Negotiations have temporarily stalled as we await a few proposals “ some financial, some not “from the school district. Given the tenor of the times, the failure of any city union to be under current agreement with the city, and our bargaining history with the city, this delay in settling our contract is neither unusual nor unexpected. Although we are not yet near agreement, we have made some progress. All of this leads to our profound dismay at the sudden misinformation campaign recently launched by the superintendent’s staff.
Late last week Deputy Superintendent Michael Goar intentionally misled the Globe into publishing erroneous figures exaggerating the financial gap between the city’s economic proposal and ours. From the Globe piece over the weekend:
“Deputy Superintendent Michael Goar sounds less optimistic on behalf of the 56,000-student district. He said a gulf of about $100 million separates the sides in the contract negotiation. That’s based, in part, on the union’s demand for a 10 percent salary hike over three years and the school department’s offer of 5 percent over four years. Stutman scoffed at Goar’s claim, saying the school department is exaggerating the gap by about one third.”
Deputy Goar Exaggerates Price Tag of Union’s OT Proposal by $29 Million
Here’s the issue, simply. The Globe last week called up both Deputy Goar and BTU president, Richard Stutman, for information. Mr. Goar inflated the gap between the parties at somewhere near $100 million, $40 million of which Goar said, would be the union’s price tag for one hour of daily overtime at the pro-rata (or real) rate of pay. The other $60 million or so could be attributed to the union’s base salary proposal, he told the Globe.
Let’s look at the $40 million first. The school department’s team has proposed a half hour of extended day, not a full hour. We have agreed to that. We have also proposed that the price tag for that time would be at the contractual hourly rate–not at the individual’s pro-rata hourly rate. Both proposals in tandem (the 1/2 hour vs. the full hour, and the contractual hourly rate vs. the pro-rata rate) dramatically lower the cost estimate. Mr. Goar is on the school department’s negotiating team–in fact, he is their chief in-house negotiator–so he surely knew he was exaggerating the price tag when he gave the Globe an inflated cost of $40 million for a proposal that actually costs $11 million.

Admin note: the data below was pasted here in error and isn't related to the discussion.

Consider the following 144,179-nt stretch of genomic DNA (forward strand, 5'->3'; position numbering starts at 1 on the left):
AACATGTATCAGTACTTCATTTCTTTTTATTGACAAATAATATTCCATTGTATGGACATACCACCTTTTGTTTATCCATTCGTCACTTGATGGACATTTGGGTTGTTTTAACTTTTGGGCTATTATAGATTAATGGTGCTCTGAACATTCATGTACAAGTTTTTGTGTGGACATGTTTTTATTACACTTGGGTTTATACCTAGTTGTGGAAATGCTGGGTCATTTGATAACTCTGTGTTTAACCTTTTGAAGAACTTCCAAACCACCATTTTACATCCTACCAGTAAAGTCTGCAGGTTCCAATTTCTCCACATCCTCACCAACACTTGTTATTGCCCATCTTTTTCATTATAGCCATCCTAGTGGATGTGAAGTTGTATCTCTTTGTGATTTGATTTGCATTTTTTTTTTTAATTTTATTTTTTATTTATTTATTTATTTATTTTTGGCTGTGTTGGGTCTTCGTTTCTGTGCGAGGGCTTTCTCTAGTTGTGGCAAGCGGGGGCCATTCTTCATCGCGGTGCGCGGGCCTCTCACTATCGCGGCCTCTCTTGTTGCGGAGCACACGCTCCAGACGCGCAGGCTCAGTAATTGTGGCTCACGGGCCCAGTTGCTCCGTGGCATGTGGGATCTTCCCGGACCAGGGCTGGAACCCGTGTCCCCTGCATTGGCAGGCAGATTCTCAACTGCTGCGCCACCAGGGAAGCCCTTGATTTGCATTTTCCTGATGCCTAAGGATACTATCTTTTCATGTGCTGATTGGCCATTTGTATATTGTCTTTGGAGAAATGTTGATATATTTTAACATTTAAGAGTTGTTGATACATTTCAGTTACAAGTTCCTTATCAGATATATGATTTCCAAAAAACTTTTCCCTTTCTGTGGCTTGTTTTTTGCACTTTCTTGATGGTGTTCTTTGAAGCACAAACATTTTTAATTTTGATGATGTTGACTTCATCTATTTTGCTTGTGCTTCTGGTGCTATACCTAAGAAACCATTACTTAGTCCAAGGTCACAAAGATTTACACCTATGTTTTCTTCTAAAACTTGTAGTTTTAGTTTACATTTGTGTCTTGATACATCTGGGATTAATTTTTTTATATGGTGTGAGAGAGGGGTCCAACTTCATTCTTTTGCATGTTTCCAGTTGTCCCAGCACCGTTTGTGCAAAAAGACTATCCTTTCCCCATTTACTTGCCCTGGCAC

Spreading Misinformation Unnecessarily Inflames Tensions
The BTU has no interest in creating a public uproar, especially over the spread of misinformation. Negotiations are best done in a responsible, respectful manner. Our goal is to negotiate a contract settlement that is good for children, affordable for the city, and fair to our members. The school district’s putting out misleading information only inflames tensions and doesn’t help us get closer to settlement. What’s more, It’s bad for morale and it misleads people both inside and outside the district. Why did Mr. Goar mislead the Globe and inflame tensions? You know as well as we do: to portray us as greedy.
BTU Privately to Supt. and Mr. Goar: Please Retract Misinformation
After we received word from the Globe that it would report the inflated price tag on overtime, we met privately for over an hour with Mr. Goar and the superintendent and asked them to retract this misinformation. They refused. So here’s where we are. We wish to negotiate responsibly and professionally, but we will not allow the school department to distort our position and, in doing so, do a disservice to Boston’s professional educators. We will therefore respond publicly when necessary to defend our position.
What About the Other Salary Gap of $60 Million? Is it Accurate and Are We Being Reasonable?
On the matter of the other component of the salary gap, the $60 million, we’re not sure how the department got to that calculation. But our proposal for a 2% cost of living increase back to 9/1/10, a 4% effective 9/1/11, and a 4% effective 9/1/12 is both reasonable and responsible. The school department has offered a 1%, 0%, 2%, and 2% over four school years, respectively, with each increase coming in January, not September. Our different positions may approach their claim of $60 million, or it may not. What we do know is that the salary increases sought are not outlandish, given the city’s fiscal health and our own increased expenses.
In negotiating a contract, there is always a gap between the parties–that’s why it’s called ‘negotiations.’ It is our hope, as we have stated many times before, to bring about a contract that is good for students, affordable to the city, and fair to our members.